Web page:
A good friend of mine decided that she was going to take over Wednesday night classes for high school students at her church. To get ready for this, Melissa quizzed Amy, another good friend, and I about what we wished we’d learned growing up. It got me to thinking about teenagers *cringe* and how limited their view of the world can be.
My AP Biology teacher began each semester by drawing boxes on the board. We all would walk into her class, look at the board, and scratch our heads in wonder. She’d walk into the room and in the smallest, most centered box, she’d write “what we know.”
Box One: Everything we know.
As a general rule, we “know” everything. At least that’s what we tell ourselves, especially as teenagers.
I know that my name is Brianna. I know that there are 26 letters in the English alphabet. I know that the tune to A,B,C’s and Twinkle Twinkle Little Star are the same.
But in all our infinite wisdom, we don’t know jack. We’re just a tiny little box in the Post Office of life. So we get curious and decide to crack the lid.
Box Two: Everything we THINK we know.
This box is dangerous territory for us. We are comfortable and content in this area. We are satisfied with what is around us and have no desire to find out more. Here is where we find things like intolerance. We become so relaxed in our happy little thoughts that we become a sponge. We become mindless drones, assuming other’s thoughts as our own.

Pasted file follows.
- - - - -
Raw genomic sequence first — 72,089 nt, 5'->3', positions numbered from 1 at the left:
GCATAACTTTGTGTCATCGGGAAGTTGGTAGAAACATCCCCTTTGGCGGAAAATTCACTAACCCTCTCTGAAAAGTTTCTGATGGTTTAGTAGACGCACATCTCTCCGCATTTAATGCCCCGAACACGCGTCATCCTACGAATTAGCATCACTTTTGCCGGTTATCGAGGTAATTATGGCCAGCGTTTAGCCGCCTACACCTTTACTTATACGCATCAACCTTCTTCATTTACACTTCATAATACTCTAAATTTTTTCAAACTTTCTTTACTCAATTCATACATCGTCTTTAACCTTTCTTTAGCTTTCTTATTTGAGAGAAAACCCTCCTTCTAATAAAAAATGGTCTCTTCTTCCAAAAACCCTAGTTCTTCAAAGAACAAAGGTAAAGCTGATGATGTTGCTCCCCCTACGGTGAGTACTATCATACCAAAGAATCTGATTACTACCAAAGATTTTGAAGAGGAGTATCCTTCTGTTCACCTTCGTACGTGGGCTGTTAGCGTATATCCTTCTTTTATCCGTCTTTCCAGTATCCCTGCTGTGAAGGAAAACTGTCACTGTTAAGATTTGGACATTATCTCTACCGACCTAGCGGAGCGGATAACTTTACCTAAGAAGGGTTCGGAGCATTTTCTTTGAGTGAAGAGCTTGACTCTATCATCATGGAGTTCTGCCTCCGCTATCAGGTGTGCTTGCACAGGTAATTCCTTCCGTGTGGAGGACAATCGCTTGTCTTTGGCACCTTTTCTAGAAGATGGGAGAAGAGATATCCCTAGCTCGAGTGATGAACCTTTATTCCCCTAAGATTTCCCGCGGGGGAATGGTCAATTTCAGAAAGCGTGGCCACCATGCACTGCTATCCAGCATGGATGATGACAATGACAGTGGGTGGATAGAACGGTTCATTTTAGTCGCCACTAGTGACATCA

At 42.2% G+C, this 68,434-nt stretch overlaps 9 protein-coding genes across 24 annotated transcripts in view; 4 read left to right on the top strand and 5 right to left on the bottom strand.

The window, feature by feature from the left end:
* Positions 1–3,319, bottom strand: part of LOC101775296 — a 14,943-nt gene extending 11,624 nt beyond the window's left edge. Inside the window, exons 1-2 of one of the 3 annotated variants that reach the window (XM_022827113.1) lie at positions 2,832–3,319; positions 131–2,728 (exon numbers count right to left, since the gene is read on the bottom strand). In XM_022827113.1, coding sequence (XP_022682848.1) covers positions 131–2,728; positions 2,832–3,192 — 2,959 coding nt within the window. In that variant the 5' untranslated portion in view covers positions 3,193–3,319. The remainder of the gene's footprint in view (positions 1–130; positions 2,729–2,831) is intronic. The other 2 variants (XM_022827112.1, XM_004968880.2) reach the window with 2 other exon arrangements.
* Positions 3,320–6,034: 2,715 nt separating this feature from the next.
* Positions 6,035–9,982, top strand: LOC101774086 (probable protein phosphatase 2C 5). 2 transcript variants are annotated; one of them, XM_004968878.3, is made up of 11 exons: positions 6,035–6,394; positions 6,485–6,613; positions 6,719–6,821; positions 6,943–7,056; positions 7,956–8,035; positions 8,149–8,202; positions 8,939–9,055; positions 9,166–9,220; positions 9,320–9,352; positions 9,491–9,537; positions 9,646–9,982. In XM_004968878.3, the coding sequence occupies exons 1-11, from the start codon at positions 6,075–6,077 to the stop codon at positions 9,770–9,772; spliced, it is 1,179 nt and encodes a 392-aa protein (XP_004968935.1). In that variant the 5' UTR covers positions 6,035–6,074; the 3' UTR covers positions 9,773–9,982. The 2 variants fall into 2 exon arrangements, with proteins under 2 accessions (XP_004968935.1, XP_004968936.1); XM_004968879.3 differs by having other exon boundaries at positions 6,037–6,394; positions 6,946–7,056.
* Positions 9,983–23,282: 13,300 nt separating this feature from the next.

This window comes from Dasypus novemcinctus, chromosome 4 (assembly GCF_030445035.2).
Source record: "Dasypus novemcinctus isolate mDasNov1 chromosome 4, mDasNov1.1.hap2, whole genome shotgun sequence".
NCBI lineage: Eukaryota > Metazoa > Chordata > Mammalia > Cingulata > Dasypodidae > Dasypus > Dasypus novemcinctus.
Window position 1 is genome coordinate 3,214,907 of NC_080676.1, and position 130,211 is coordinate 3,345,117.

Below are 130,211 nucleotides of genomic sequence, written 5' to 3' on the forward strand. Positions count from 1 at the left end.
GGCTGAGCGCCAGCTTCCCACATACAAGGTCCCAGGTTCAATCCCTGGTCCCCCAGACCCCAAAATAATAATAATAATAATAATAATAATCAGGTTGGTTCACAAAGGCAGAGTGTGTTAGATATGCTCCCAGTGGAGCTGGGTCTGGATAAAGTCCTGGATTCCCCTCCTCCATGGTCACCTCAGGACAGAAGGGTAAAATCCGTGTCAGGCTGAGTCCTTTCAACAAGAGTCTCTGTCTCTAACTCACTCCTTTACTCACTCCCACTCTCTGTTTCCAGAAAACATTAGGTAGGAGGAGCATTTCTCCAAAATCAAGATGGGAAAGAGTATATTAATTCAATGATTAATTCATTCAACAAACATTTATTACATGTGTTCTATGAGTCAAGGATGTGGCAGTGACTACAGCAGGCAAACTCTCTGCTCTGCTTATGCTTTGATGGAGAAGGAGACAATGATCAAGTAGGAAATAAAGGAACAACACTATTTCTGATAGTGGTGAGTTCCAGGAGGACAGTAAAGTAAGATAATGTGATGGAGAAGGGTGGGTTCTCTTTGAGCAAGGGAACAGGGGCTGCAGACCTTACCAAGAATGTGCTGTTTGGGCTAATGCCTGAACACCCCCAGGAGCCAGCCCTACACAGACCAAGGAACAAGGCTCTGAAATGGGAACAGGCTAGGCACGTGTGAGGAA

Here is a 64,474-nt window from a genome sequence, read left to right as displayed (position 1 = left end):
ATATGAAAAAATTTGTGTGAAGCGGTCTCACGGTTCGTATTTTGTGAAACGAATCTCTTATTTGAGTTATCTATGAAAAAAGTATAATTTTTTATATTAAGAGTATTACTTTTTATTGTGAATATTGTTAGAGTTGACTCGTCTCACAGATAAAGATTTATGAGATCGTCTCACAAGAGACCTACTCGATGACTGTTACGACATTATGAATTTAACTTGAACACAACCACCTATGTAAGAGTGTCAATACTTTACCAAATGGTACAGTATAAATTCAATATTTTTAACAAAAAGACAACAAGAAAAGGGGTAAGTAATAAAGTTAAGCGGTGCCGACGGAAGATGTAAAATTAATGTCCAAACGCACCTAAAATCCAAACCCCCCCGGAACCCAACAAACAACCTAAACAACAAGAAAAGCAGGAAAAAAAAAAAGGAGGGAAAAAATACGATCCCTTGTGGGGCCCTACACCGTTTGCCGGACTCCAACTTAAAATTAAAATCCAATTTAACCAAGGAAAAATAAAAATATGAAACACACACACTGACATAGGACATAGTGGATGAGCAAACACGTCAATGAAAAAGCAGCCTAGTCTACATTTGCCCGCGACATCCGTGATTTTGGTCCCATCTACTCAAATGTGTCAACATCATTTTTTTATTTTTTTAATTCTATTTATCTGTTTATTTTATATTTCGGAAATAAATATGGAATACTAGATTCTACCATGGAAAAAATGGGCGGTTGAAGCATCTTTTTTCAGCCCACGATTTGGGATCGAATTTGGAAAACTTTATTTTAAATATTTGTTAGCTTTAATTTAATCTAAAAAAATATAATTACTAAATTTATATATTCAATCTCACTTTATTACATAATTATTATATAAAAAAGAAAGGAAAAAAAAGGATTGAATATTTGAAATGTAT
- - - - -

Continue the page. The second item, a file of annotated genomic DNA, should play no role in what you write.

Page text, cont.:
My mom is a dog person and said all cats are evil; I think she is right. The guy online said that meat is bad for you; I think I’ll become a vegetarian.
We refuse to push the boundaries, to question authority. But, occasionally, someone will lift the lid on our box and we get to see the world for what it is.
Box Three: Everything we thought we knew and were wrong.
This one is hard to go through. It is like being dropped into a black sea with no land in sight. We are hit, wave after wave, with everything we were wrong about. We come to the harsh realization of how blind we were. Sometimes, this makes us want to run back to the comfortable confines of box two. But once we enter a box, we can’t turn back.
I was wrong about how food was processed; I will never look at a hamburger the same.
Other times, we are comforted by the thought that what once made us uncomfortable was wrong all along. We figure out that knowledge is power. We are so empowered that we rush to find the edges of the box and climb out into the unknown.
Box Four: Everything we DON’T know.
This is the box we should all strive for. It is all bright and shiny and new. Sure, there are dark places that we should avoid. But, the more we know, the better prepared we are for what life will throw at us. Box Four is freedom.
Here is what I am asking. I want to help people get out of their “boxes” and live their lives. I want your thoughts, your experiences, your words of advice, your favorite passages and quotes that help you get through the day. Let’s make our way out of our box and help these teenagers to do the same.
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Whatever makes you happy. Just send me your thoughts.